The recommendations also confirmed the need to link the recommendations of the two studies with the outputs of the Waqfet Izz fund and the Ministry of Social Development policies for combatting poverty; holding the private sector partially responsible while reaffirming the importance of initiating a dialogue with this sector through formulating mechanisms that would allow access to Jerusalemite families and to apply different criteria than those in the West Bank regarding poverty levels.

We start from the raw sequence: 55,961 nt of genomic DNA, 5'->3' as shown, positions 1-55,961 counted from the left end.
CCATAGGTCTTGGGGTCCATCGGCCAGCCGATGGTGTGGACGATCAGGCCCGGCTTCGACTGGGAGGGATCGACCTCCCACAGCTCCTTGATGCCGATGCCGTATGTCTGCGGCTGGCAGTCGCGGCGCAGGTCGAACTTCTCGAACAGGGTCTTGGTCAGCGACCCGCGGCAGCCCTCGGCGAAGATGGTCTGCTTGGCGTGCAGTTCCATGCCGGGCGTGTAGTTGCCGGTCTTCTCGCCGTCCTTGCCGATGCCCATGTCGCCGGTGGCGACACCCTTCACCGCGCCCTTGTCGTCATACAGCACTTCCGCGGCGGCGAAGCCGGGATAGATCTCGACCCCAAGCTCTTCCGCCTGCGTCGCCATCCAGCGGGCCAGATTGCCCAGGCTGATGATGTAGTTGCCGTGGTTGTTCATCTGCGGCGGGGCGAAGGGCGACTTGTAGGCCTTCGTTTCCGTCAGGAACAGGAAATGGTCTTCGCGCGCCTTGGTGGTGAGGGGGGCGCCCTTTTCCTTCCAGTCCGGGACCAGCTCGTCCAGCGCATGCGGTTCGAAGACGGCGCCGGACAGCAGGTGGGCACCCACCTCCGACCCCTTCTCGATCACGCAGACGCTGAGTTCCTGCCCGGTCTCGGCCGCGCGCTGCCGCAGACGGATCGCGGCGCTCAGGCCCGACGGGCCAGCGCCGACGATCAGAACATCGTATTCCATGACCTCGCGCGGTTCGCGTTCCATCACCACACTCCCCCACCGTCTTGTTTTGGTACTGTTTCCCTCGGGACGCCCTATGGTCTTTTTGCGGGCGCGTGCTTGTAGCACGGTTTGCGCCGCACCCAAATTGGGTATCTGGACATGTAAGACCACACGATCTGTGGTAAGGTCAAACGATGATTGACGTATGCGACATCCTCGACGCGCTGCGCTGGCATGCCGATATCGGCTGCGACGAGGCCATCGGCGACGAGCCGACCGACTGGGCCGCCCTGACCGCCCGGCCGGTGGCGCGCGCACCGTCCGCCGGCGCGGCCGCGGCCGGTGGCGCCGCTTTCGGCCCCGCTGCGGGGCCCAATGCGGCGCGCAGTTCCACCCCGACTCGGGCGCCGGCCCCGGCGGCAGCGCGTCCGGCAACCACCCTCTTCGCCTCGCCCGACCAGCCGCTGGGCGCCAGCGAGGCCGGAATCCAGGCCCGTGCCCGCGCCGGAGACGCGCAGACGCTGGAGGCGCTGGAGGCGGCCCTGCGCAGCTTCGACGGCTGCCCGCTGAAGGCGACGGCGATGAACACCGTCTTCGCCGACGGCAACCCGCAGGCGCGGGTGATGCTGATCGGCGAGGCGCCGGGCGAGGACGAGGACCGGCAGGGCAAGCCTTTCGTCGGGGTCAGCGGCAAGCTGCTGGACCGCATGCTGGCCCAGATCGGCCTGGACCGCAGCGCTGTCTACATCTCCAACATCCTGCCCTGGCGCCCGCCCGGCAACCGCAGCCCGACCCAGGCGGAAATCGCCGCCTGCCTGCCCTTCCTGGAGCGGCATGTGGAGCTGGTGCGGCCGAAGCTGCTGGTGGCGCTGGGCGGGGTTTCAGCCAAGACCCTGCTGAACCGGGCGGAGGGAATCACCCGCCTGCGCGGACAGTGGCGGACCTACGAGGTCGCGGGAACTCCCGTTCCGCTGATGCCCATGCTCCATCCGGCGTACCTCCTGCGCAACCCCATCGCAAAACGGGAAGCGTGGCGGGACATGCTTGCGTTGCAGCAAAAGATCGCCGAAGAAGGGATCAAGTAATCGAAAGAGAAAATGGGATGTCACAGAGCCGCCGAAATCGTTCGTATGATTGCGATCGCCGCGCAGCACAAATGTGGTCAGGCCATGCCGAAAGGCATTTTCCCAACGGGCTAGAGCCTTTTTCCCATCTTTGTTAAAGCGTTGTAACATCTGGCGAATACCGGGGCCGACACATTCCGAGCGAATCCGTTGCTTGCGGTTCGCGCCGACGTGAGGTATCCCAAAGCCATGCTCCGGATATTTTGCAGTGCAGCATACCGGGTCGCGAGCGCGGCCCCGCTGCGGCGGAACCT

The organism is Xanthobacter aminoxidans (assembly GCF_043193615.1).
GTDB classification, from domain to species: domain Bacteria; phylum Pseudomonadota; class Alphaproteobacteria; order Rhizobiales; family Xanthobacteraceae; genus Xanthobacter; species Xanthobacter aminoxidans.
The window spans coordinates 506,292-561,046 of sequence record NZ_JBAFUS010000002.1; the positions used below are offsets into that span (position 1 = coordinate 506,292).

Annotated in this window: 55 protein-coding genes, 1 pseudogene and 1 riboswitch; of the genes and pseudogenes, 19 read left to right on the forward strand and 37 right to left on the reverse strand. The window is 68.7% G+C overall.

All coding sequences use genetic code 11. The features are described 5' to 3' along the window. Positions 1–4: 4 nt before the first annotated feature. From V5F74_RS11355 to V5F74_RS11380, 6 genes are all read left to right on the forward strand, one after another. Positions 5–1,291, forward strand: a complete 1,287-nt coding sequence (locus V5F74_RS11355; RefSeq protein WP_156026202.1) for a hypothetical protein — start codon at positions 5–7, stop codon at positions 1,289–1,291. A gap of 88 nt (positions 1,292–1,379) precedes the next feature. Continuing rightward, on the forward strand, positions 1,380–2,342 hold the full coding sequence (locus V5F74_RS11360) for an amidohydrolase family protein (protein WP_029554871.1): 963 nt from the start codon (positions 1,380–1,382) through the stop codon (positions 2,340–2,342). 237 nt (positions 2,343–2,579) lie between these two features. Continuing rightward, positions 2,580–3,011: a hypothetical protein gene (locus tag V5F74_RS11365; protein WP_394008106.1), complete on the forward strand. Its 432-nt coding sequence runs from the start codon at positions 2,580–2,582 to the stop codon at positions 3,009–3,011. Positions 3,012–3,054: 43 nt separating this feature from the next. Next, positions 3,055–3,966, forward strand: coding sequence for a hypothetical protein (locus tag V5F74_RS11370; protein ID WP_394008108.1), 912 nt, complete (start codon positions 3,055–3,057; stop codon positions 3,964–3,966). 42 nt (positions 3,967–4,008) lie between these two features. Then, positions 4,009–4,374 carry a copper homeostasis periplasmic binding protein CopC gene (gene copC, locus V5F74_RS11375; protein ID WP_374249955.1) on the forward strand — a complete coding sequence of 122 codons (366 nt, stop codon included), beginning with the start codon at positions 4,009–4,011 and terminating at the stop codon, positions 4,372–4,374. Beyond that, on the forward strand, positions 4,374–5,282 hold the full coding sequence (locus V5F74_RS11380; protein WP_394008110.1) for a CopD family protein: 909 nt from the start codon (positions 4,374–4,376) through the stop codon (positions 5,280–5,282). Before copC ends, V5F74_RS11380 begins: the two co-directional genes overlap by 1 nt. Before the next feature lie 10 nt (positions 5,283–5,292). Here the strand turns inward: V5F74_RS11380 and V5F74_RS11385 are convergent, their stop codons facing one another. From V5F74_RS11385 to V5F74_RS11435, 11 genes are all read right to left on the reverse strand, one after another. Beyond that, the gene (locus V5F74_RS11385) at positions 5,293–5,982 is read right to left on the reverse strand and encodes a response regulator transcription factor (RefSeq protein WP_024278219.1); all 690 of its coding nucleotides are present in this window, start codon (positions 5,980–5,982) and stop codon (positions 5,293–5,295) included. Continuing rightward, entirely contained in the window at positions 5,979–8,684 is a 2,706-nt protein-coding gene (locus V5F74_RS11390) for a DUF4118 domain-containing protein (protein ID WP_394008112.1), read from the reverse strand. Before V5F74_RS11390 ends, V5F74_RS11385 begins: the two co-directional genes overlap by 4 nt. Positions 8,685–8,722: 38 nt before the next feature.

This session is part of the “Finance for Development” project, which MIFTAH implements in partnership with AMAN and ARIJ and with support from OXFAM. It falls in line with MIFTAH’s strategic approaches represented in its continued lobbying and advocacy efforts to ensure social justice and equality in the development of public policies and to promote good governance in Palestine.